Legislative leaders meeting on tax plan, but it's early

On March 5, 2013, state Senate Minority Leader Michael Roberson stunned the Legislative Building by assembling a majority of his caucus to propose a mining tax initiative.

A month earlier, Democratic leaders had promised a revolutionary session on taxes, promising to fully fund education. So surely they would embrace Roberson’s proposal, or at least use it as a jumping-off point for serious discussions about a tax package.

But they did not.

Instead, they whispered about how untrustworthy the GOP leader was, how he was just trying to kill the margin tax, how they would come up with their own plan without him.

But….they did not.

The session ended disastrously for the Democratic leaders, who promised much and delivered little, allowed Gov. Brian Sandoval to checkmate them as they looked for a chess rulebook and now have given Roberson the opportunity to take over the Senate by running candidates who will pummel the opposition for killing a mining tax. Roberson can almost smell victory for himself and two other hopefuls running similar campaigns, Becky Harris and Patricia Farley

I thought of all that Thursday morning as I moderated a panel of four lawmakers, including Roberson, who talked of a new spirit of bipartisanship and revealed much more than is usually done at such meetings, this one before NAIOP, a commercial real estate group. Roberson and Speaker Marilyn Kirkpatrick had the most to say, but state Sen. Ruben Kihuen and Assembly Minority Leader Pat Hickey contributed to the aura of bipartisanship.

I note the date (the Legislature is half a year away and an intervening election could chnage the matrix) and point out I have listened to plenty of “We are the World” choruses during the interim that dissolve into “Sympathy for the Devil” during the session, so I reserve the right to invoke my cynicism when the time comes. But what I heard Thursday gave me some hope (I know I may be insane) and provided more than a bit of news, including Kirkpatrick coming out firmly against the margin tax (she expressed doubts when it was first proposed):

►Whatever differences they had during the session, Roberson and Speaker Marilyn Kirkpatrick have been meeting regularly and with others to talk about a tax and tax reform package in 2015. Roberson told the group of 100 or so people at the breakfast meeting at The Orleans that the ideas would make the tax structure “more fair, more broad.” And, he added, with an allusion to last session’s partisan rancor, “We grew up and realized we need to talk.” (He was a bit unfair to himself there; he was always willing to talk last session.)

►Kirkpatrick revealed some of the ideas: Her pet plan to revamp the Live Entertainment Tax, which went nowhere last session and Roberson gleefully labeled “The Family Fun Tax,” which she reminded him of Thursday with a smile. She also mentioned making adjustments in the property tax, changing the online sales tax, scaling back the payroll tax (“lower the tax, broaden the base”). At the end of her list, Roberson couldn’t help himself, grabbed his mic and said, “And mining.”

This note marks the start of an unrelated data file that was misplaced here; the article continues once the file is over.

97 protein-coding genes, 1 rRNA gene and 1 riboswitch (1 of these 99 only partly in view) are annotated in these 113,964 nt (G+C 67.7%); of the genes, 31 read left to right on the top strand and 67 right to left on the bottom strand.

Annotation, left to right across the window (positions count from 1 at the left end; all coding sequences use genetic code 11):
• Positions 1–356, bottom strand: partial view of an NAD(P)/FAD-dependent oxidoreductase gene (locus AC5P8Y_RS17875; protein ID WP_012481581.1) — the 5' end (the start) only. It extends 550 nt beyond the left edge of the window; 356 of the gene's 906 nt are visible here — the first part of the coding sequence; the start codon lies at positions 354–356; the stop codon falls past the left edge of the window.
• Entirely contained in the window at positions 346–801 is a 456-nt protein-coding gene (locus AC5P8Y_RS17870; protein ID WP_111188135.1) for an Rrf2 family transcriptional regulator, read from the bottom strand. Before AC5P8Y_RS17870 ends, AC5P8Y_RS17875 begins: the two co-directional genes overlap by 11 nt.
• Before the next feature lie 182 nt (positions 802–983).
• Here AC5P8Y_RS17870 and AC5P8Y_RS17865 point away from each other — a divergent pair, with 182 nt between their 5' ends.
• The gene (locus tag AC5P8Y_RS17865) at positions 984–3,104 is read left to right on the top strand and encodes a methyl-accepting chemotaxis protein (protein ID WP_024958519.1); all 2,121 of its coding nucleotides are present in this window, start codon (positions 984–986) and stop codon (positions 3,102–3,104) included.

►Roberson praised Kirkpatrick for starting the Southern Nevada Legislative Forum, which she said now has 18 bill draft requests designed to help the area northerners love to ignore. (I kid, I kid). I have heard of these efforts before, but this seems to be more real with the two leaders staying in touch frequently and meeting with southern legislators. Kirkpatrick said the cooperation is “way more than we have done in the past.” But she was also careful not to sound like a rapacious southerner, adding, “We have to make sure the rest of the state works as well.”

►Each lawmaker was asked to say how he or she would vote on the three ballot questions. Here’s what they said:

Roberson: Yes on Q1 (appellate court), yes on Q2 (taking mining taxes out of Constitution) and no on Q3 (margin tax)

Kirkpatrick: Yes on Q1, yes on Q2, no on Q3

Kihuen: Yes on all

Hickey: Yes on Q1, hemmed and hawed on Q2 before saying he would vote for it “because it will pass anyway” and no on Q3

►Roberson, who did his usual “we need to tax mining before it leaves the state” speech, also used a question about public financing for stadiums to talk about education. “Until we fix education in this state, it is irresponsible to talk about public financing for stadiums.” That does not sound like – how shall I phrase this? – a typical Republican.

So let’s recap: There are meetings going on to talk about a tax package for next session between leaders of different parties. (I assume the governor knows and is open to such talks.) That is good news, he said with cautious optimism.

Amid this beautiful spirit of bipartisan comity, though, don't forget that Roberson could lose, too. The Democrats are going all out to defeat him.

And I did note the presence of GOP state Sen. Ben Kieckhefer in the audience. Roberson’s Reno lieutenant is in the South raising money for an independent expenditure campaign to wrest the state Senate from Democratic control.

As I said goodbye to Roberson after the panel, I noticed he was cradling in one arm a binder designed to persuade donors to give money to help him become majority leader.